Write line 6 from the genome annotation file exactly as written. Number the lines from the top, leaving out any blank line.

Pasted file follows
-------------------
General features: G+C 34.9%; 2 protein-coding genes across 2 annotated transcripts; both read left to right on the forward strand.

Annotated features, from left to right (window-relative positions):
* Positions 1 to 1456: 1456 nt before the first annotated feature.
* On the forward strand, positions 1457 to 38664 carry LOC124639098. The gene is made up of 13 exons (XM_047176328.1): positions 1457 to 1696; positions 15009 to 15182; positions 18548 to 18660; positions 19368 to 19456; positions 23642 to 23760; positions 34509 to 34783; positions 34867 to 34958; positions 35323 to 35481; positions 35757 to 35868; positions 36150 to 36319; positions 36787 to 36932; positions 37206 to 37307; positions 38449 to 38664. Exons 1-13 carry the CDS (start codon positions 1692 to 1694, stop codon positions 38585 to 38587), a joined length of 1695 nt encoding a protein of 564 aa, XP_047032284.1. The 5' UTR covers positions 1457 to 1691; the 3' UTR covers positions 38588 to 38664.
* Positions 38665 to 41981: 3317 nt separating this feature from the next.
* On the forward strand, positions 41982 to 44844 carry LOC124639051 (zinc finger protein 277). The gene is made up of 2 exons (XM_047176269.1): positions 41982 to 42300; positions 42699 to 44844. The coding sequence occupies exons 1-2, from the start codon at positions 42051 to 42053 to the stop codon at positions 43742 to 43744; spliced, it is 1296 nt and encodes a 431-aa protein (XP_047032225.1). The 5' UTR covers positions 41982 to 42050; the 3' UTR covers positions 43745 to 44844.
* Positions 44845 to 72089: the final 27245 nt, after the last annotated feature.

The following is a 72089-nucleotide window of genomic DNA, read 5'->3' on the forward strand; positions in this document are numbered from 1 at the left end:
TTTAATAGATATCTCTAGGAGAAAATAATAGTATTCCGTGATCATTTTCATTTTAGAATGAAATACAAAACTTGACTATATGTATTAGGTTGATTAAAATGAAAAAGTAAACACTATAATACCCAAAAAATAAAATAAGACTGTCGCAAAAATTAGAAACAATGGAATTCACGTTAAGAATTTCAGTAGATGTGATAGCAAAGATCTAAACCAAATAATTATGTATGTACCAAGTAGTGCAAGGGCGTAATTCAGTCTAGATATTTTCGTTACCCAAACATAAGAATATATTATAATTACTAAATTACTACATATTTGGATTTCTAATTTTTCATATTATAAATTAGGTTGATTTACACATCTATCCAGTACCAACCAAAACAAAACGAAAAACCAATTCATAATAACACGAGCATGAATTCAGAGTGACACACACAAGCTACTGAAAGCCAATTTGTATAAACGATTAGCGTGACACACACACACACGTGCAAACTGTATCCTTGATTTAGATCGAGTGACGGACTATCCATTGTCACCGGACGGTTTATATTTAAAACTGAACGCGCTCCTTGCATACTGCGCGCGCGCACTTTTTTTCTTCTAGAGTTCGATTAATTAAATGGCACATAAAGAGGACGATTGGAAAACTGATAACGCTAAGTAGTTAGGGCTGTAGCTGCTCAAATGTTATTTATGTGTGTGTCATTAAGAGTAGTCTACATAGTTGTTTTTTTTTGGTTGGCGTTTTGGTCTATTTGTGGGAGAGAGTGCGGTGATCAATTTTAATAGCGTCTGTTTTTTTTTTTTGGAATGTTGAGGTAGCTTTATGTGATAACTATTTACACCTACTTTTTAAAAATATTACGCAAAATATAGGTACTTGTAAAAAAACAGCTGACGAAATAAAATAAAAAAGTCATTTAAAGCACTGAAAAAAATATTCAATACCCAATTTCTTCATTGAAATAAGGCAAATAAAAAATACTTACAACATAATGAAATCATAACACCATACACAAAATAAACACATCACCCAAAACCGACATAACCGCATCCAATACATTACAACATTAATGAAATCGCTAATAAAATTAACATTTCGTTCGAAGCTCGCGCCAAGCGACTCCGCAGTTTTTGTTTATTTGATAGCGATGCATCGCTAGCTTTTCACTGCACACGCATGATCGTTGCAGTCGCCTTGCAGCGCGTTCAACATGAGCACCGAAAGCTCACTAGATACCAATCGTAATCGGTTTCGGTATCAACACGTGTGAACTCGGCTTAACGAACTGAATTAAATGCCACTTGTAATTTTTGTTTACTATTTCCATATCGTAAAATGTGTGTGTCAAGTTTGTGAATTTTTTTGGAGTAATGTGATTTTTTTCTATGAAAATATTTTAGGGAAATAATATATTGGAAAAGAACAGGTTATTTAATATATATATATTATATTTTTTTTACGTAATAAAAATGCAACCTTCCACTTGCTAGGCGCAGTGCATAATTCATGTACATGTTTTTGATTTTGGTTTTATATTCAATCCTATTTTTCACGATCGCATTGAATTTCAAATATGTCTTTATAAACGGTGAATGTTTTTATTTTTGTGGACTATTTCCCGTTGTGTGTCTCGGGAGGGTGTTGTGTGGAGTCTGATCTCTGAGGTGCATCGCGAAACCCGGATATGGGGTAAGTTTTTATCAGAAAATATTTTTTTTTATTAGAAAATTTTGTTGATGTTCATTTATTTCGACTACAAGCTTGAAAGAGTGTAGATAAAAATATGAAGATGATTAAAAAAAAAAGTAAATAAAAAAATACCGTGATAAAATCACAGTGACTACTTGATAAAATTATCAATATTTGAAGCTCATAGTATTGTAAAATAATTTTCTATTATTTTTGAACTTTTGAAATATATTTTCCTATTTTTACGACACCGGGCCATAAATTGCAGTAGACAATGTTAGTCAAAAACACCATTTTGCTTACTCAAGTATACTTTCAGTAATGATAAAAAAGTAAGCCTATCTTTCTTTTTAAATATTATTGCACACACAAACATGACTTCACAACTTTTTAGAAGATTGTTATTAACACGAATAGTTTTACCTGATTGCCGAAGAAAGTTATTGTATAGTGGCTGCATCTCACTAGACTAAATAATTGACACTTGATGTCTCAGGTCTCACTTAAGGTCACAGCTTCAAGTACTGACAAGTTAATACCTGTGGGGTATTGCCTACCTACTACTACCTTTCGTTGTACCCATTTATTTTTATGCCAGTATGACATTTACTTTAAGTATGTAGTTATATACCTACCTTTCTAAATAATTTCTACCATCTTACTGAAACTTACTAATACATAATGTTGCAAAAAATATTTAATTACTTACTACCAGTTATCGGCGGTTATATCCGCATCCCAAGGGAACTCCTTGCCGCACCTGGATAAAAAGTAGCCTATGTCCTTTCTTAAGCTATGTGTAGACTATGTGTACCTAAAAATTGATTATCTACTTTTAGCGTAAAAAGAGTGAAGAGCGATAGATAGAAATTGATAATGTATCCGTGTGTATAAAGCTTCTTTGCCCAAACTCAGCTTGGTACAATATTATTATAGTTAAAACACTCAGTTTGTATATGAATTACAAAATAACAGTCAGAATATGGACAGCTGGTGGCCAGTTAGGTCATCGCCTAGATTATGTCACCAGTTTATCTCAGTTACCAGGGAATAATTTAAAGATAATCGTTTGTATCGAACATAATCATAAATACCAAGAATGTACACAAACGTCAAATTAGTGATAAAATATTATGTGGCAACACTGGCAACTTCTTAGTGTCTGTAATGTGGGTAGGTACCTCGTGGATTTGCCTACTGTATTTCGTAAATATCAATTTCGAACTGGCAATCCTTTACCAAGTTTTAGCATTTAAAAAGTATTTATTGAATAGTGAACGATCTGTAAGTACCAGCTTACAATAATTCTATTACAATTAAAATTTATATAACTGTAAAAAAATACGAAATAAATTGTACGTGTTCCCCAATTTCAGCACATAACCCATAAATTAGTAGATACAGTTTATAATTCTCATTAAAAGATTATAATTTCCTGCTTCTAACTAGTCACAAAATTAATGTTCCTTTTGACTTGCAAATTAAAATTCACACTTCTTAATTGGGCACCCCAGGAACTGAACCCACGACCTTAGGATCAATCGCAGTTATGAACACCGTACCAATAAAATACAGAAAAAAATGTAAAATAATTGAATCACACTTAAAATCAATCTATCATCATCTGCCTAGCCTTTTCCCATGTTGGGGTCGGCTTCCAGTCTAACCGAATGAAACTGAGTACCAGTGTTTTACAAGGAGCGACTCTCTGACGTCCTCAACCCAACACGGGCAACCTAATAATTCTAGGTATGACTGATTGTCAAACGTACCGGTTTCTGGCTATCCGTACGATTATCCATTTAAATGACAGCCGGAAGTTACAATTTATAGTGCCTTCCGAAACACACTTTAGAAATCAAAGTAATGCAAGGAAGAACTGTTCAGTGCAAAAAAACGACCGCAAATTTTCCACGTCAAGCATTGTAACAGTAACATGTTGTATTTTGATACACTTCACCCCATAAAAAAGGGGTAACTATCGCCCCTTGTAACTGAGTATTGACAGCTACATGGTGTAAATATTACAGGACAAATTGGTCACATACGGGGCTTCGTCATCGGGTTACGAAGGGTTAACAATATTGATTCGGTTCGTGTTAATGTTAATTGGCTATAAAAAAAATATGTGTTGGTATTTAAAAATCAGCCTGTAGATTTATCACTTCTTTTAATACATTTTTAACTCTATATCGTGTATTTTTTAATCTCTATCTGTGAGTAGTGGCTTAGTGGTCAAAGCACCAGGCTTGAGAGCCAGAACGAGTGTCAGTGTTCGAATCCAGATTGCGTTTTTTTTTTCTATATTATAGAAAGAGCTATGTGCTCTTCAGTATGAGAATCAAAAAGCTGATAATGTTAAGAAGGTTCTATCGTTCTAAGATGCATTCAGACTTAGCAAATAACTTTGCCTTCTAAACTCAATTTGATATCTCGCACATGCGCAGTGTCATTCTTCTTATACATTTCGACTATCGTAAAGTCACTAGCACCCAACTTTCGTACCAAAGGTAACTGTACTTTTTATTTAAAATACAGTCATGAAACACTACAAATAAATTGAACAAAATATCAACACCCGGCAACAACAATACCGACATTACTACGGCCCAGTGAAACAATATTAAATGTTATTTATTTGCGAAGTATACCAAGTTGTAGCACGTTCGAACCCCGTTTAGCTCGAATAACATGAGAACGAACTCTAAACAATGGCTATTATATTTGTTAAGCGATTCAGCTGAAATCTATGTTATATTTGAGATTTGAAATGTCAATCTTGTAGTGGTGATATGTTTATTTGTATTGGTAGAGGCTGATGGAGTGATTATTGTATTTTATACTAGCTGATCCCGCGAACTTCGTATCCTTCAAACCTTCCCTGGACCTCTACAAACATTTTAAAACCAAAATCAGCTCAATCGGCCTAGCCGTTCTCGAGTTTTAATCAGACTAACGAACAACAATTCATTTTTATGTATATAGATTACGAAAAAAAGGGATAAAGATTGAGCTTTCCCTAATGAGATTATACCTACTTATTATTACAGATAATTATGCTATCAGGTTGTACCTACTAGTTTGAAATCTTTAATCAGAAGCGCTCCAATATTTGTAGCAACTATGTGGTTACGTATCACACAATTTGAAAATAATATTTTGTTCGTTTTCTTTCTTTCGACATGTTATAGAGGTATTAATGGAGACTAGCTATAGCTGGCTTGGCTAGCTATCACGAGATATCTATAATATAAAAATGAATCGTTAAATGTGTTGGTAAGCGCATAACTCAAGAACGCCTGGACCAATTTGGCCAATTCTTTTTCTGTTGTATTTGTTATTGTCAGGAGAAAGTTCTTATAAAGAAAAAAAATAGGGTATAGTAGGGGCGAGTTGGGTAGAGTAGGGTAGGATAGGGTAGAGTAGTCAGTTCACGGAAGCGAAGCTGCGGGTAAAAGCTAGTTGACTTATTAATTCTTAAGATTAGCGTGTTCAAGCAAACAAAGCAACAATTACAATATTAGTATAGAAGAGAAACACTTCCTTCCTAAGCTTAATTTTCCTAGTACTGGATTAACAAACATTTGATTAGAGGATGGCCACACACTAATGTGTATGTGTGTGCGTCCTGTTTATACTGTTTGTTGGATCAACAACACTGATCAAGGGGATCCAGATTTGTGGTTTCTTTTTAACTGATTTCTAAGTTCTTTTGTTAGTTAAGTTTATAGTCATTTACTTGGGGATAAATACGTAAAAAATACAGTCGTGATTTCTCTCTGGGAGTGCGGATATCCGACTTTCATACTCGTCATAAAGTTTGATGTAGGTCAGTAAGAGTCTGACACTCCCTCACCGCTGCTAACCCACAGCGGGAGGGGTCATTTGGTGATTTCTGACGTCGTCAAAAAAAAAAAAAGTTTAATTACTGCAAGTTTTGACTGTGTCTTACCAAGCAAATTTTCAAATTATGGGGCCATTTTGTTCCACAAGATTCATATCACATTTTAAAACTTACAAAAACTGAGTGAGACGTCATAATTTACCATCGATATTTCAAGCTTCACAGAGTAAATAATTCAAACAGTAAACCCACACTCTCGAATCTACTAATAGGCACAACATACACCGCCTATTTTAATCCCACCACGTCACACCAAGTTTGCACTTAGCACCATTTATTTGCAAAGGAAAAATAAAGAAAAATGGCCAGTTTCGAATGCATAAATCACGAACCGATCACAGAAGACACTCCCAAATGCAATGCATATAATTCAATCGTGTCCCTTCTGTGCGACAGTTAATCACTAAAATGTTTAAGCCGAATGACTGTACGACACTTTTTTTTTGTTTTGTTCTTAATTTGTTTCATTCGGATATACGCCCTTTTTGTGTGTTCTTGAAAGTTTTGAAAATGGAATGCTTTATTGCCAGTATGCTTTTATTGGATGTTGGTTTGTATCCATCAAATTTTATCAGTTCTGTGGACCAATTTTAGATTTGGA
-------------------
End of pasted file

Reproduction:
* On the forward strand, positions 41982 to 44844 carry LOC124639051 (zinc finger protein 277). The gene is made up of 2 exons (XM_047176269.1): positions 41982 to 42300; positions 42699 to 44844. The coding sequence occupies exons 1-2, from the start codon at positions 42051 to 42053 to the stop codon at positions 43742 to 43744; spliced, it is 1296 nt and encodes a 431-aa protein (XP_047032225.1). The 5' UTR covers positions 41982 to 42050; the 3' UTR covers positions 43745 to 44844.